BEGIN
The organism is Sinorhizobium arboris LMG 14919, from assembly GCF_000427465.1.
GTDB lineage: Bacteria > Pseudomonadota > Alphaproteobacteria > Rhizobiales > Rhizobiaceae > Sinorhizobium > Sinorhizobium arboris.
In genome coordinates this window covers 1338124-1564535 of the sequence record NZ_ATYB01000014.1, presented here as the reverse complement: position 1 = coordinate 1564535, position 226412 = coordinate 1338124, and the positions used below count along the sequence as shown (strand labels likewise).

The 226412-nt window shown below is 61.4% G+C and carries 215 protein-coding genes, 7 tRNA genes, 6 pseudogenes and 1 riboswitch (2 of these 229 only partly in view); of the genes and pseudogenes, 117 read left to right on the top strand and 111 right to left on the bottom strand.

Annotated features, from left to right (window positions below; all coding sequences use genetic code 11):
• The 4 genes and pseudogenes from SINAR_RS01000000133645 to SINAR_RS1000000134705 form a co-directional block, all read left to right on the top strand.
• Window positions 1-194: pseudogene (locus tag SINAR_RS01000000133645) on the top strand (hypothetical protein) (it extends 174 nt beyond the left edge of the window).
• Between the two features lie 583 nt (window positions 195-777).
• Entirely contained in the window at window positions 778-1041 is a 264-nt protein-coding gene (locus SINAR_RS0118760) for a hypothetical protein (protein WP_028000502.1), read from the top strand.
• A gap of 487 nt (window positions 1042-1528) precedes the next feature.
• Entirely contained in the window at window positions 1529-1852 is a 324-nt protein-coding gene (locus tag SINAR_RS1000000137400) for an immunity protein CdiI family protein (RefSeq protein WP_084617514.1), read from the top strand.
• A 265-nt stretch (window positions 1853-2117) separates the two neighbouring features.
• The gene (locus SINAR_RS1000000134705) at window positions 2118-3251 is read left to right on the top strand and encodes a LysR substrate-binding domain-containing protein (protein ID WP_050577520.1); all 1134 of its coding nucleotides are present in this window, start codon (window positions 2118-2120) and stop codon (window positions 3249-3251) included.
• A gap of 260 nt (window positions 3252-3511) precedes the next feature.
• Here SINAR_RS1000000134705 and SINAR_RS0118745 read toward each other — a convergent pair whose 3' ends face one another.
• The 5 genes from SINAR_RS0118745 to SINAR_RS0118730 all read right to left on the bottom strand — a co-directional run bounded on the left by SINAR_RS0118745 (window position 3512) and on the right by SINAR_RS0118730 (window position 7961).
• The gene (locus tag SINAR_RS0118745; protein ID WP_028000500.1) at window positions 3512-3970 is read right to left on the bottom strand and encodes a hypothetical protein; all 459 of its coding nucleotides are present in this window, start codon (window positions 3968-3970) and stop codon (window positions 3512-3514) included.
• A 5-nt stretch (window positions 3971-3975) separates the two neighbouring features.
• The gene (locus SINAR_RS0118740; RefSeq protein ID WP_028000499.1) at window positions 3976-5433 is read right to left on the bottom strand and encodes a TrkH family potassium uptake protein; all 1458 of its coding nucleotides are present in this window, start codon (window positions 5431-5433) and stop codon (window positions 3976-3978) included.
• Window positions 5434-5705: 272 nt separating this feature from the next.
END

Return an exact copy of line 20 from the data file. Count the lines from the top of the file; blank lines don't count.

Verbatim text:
• Window positions 5434-5705: 272 nt separating this feature from the next.